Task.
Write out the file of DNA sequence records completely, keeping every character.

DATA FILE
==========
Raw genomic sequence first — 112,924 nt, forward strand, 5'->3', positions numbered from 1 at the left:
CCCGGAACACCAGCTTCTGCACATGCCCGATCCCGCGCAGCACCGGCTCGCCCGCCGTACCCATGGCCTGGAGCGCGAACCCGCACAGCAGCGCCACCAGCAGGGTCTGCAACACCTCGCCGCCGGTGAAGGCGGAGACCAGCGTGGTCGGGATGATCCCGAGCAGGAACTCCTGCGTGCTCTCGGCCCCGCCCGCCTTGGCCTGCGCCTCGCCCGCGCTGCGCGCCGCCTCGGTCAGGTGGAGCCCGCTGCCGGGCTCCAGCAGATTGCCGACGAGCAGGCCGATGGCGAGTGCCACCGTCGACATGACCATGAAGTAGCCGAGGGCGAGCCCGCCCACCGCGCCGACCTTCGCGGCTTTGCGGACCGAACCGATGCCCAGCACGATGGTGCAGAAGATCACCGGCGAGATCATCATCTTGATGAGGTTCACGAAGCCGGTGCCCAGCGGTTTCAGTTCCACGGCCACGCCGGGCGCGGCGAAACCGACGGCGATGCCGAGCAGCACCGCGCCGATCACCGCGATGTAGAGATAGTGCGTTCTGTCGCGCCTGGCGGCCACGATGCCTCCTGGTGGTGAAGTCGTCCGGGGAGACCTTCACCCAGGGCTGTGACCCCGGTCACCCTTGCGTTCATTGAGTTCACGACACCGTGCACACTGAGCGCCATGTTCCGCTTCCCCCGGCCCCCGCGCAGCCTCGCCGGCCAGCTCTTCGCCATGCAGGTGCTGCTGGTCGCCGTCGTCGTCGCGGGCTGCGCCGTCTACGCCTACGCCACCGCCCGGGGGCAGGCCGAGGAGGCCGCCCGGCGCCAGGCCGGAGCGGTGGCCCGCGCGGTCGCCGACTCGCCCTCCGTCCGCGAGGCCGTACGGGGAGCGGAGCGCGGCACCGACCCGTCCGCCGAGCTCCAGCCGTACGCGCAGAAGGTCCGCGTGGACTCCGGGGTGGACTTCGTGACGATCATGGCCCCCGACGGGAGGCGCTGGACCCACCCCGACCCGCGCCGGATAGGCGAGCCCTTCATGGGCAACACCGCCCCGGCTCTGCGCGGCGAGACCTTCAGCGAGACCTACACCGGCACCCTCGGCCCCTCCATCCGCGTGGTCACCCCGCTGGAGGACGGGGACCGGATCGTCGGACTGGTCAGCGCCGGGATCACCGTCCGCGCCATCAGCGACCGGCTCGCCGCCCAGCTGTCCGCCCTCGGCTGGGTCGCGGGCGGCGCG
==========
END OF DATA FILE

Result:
Raw genomic sequence first — 112,924 nt, forward strand, 5'->3', positions numbered from 1 at the left:
CCCGGAACACCAGCTTCTGCACATGCCCGATCCCGCGCAGCACCGGCTCGCCCGCCGTACCCATGGCCTGGAGCGCGAACCCGCACAGCAGCGCCACCAGCAGGGTCTGCAACACCTCGCCGCCGGTGAAGGCGGAGACCAGCGTGGTCGGGATGATCCCGAGCAGGAACTCCTGCGTGCTCTCGGCCCCGCCCGCCTTGGCCTGCGCCTCGCCCGCGCTGCGCGCCGCCTCGGTCAGGTGGAGCCCGCTGCCGGGCTCCAGCAGATTGCCGACGAGCAGGCCGATGGCGAGTGCCACCGTCGACATGACCATGAAGTAGCCGAGGGCGAGCCCGCCCACCGCGCCGACCTTCGCGGCTTTGCGGACCGAACCGATGCCCAGCACGATGGTGCAGAAGATCACCGGCGAGATCATCATCTTGATGAGGTTCACGAAGCCGGTGCCCAGCGGTTTCAGTTCCACGGCCACGCCGGGCGCGGCGAAACCGACGGCGATGCCGAGCAGCACCGCGCCGATCACCGCGATGTAGAGATAGTGCGTTCTGTCGCGCCTGGCGGCCACGATGCCTCCTGGTGGTGAAGTCGTCCGGGGAGACCTTCACCCAGGGCTGTGACCCCGGTCACCCTTGCGTTCATTGAGTTCACGACACCGTGCACACTGAGCGCCATGTTCCGCTTCCCCCGGCCCCCGCGCAGCCTCGCCGGCCAGCTCTTCGCCATGCAGGTGCTGCTGGTCGCCGTCGTCGTCGCGGGCTGCGCCGTCTACGCCTACGCCACCGCCCGGGGGCAGGCCGAGGAGGCCGCCCGGCGCCAGGCCGGAGCGGTGGCCCGCGCGGTCGCCGACTCGCCCTCCGTCCGCGAGGCCGTACGGGGAGCGGAGCGCGGCACCGACCCGTCCGCCGAGCTCCAGCCGTACGCGCAGAAGGTCCGCGTGGACTCCGGGGTGGACTTCGTGACGATCATGGCCCCCGACGGGAGGCGCTGGACCCACCCCGACCCGCGCCGGATAGGCGAGCCCTTCATGGGCAACACCGCCCCGGCTCTGCGCGGCGAGACCTTCAGCGAGACCTACACCGGCACCCTCGGCCCCTCCATCCGCGTGGTCACCCCGCTGGAGGACGGGGACCGGATCGTCGGACTGGTCAGCGCCGGGATCACCGTCCGCGCCATCAGCGACCGGCTCGCCGCCCAGCTGTCCGCCCTCGGCTGGGTCGCGGGCGGCGCG